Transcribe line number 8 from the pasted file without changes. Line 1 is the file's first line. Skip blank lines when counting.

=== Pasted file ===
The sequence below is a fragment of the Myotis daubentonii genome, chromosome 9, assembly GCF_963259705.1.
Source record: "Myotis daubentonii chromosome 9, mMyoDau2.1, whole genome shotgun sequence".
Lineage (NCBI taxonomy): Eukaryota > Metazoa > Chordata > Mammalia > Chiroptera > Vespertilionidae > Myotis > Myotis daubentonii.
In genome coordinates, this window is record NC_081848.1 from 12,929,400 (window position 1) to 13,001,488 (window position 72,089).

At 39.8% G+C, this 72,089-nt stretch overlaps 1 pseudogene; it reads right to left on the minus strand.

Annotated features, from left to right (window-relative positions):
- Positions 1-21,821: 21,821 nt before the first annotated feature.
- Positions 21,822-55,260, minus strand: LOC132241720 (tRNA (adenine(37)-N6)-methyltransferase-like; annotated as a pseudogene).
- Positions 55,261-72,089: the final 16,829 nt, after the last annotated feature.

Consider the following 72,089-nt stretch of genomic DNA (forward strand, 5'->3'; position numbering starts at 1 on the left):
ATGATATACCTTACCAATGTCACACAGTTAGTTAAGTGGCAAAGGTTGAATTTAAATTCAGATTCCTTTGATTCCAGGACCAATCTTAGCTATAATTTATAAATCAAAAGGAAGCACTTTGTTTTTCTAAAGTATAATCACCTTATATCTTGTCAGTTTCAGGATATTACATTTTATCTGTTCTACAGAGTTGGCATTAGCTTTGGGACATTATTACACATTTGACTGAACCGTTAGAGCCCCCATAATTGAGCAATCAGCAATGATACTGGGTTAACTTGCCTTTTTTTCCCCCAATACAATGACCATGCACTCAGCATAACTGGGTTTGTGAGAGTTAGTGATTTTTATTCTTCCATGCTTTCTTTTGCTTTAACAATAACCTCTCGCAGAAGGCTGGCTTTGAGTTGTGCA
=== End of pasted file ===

- Positions 21,822-55,260, minus strand: LOC132241720 (tRNA (adenine(37)-N6)-methyltransferase-like; annotated as a pseudogene).